Is Compromise in Relationships Necessary?

13the December 1955: American singer Eartha Kitt eating an apple as she is joined by her companion on a fairground ride during a visit to the UK. (Photo by Harry Kerr/BIPs/Getty Images)

Many of us are familiar with Eartha Kitt’s famous interview on compromise.

In the discussion, Kitt shares that she is unwilling to compromise in a romantic relationship. She believed that she was to fall in love with herself and then invite someone to share the wonder with her. I understand her logic completely and I know it worked out for her. But, I’m pregnant with my first child and I have realized that I have to compromise with the father for the sake of my baby.

Before I dive into the meat of the matter though, it’s imperative that people understand what compromise is. Compromise is not folding under the weight of someone’s desires, whether it be a romantic interaction or otherwise. It is not constantly giving in without receiving anything in return. That is unhealthy. At it’s best, compromise is meant to maintain balance in an interaction and assure that both parties are being equally pleased over time.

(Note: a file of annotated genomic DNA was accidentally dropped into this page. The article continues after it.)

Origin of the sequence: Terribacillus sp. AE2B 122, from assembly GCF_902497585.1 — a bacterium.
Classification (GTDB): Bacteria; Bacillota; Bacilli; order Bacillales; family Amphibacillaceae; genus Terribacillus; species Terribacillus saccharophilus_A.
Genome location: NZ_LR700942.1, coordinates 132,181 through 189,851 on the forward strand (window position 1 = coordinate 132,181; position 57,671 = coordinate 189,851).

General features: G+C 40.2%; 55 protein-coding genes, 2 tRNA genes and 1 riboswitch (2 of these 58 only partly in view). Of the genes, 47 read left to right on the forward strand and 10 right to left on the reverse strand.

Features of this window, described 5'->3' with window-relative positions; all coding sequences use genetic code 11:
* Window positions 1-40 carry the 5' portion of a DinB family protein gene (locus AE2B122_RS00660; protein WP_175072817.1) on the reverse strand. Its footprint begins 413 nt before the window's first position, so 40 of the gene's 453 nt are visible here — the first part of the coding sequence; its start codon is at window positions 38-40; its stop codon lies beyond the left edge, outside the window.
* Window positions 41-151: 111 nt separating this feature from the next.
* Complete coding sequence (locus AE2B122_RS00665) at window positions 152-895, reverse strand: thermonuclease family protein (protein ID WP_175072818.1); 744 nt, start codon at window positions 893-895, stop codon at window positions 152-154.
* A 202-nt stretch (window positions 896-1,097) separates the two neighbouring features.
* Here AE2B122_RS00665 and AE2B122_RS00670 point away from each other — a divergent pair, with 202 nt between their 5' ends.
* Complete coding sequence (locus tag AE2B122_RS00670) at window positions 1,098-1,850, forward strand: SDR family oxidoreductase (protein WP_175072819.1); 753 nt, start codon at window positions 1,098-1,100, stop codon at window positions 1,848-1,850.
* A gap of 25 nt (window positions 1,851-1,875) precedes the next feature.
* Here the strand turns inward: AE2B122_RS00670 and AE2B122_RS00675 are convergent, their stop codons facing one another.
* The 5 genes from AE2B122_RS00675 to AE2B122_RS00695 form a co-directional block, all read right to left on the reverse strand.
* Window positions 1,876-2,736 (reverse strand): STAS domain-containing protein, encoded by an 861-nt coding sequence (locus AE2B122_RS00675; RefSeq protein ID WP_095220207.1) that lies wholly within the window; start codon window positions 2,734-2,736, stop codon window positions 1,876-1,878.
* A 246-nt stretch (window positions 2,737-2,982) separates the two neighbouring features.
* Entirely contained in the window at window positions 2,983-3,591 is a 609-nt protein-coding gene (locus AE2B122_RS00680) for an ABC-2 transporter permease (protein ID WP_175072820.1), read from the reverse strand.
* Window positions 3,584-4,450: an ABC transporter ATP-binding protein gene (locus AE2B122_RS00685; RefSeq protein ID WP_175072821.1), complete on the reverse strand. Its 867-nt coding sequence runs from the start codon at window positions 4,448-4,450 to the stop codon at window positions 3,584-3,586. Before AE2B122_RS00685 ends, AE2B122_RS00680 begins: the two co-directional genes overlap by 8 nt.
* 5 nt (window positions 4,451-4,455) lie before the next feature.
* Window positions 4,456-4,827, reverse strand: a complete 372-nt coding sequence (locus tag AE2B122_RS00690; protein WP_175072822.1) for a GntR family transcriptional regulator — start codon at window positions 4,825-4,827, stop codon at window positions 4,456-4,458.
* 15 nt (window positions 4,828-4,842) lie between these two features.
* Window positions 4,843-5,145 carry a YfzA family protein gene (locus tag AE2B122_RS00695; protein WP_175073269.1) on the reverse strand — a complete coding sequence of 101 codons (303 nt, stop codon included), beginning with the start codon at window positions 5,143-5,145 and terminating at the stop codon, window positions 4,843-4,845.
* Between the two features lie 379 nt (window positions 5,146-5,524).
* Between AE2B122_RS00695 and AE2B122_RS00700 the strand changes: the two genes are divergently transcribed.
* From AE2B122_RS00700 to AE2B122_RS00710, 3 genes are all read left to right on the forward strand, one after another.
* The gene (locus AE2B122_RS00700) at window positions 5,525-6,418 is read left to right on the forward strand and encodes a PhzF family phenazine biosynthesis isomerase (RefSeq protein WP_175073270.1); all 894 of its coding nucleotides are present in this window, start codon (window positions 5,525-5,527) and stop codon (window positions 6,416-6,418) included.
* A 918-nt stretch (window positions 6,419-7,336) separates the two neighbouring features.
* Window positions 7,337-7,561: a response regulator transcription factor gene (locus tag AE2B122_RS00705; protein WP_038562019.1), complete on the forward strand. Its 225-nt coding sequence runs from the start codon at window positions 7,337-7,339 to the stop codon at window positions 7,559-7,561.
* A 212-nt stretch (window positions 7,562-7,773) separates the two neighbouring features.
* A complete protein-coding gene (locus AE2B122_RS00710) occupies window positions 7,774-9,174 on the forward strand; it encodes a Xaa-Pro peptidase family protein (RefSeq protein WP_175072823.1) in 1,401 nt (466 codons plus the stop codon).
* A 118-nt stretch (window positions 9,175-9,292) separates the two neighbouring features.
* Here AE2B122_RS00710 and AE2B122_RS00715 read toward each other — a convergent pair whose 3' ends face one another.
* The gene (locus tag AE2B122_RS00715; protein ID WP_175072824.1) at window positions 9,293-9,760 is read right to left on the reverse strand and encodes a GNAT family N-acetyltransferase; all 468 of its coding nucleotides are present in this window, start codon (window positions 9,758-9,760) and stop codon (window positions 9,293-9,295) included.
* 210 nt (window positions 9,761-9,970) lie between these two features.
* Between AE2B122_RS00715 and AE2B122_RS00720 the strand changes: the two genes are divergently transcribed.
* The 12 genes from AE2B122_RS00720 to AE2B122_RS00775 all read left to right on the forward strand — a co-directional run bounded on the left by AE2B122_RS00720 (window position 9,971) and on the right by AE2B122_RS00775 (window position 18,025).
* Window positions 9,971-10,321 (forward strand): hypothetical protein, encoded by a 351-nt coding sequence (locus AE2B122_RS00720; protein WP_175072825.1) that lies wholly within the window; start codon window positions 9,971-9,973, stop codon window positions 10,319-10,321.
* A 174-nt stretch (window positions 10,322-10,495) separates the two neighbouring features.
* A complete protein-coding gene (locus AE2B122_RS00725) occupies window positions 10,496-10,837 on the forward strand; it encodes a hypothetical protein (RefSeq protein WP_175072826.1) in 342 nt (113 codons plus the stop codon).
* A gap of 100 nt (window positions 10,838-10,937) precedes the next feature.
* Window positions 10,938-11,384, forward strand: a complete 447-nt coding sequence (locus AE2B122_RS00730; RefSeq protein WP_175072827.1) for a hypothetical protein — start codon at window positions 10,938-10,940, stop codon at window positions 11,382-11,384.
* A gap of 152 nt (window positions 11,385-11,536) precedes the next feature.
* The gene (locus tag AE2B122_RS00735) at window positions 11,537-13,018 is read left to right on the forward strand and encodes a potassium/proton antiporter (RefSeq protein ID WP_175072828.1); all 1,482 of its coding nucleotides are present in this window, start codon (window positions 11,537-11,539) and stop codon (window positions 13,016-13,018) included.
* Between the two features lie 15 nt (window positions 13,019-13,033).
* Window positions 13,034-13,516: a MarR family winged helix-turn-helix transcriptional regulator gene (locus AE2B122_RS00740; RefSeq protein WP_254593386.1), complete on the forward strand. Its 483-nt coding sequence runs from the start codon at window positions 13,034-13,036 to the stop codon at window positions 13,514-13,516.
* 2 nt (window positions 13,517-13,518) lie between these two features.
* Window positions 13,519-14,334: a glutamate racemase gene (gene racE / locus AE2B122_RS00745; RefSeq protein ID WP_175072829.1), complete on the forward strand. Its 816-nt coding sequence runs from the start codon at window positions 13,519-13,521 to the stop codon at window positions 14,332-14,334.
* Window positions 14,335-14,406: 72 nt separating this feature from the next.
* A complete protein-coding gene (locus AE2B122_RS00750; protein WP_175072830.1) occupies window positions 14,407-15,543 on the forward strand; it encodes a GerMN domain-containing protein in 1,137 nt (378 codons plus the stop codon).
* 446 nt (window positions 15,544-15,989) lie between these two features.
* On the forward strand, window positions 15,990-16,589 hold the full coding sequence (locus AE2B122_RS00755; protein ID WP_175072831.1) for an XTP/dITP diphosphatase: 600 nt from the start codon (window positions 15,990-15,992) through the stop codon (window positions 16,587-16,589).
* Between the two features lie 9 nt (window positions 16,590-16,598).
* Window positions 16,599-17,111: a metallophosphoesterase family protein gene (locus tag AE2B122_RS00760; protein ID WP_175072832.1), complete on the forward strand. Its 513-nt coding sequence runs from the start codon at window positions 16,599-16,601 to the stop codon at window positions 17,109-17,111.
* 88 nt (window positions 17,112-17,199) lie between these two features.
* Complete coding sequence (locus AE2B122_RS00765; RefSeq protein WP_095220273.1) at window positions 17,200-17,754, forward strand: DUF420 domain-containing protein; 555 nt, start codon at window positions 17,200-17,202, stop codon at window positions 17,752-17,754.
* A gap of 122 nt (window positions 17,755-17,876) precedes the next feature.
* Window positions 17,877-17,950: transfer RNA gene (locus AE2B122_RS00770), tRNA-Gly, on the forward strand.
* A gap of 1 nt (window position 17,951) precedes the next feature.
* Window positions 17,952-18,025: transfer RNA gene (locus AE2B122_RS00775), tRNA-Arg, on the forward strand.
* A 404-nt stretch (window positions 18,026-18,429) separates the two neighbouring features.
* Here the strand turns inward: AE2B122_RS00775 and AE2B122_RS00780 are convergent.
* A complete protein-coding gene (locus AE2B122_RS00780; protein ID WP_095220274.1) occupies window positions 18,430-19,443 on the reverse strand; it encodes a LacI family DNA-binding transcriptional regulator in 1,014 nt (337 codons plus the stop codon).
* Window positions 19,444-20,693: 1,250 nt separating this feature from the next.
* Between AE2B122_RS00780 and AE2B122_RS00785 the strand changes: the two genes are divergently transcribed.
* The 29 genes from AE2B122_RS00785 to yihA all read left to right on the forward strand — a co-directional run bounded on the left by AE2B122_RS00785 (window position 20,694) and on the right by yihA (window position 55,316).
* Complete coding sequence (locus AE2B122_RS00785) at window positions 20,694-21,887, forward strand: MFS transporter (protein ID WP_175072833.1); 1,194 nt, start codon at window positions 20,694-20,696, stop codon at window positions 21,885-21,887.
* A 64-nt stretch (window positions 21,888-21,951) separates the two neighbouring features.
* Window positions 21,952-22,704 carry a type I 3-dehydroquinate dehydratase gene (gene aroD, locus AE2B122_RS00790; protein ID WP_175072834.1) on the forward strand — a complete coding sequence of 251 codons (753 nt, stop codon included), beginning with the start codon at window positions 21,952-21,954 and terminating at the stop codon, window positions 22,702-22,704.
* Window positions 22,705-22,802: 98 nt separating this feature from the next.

There are pros to not compromising. You don’t feel like you’re losing anything and you know that what’s in your best interest will be fulfilled. When you compromise all of the time, you may start to feel (and others may view you as) weak and unfulfilled. It can send a signal that you are always willing to give something up for someone else and has the ability to make you a target for problematic individuals.

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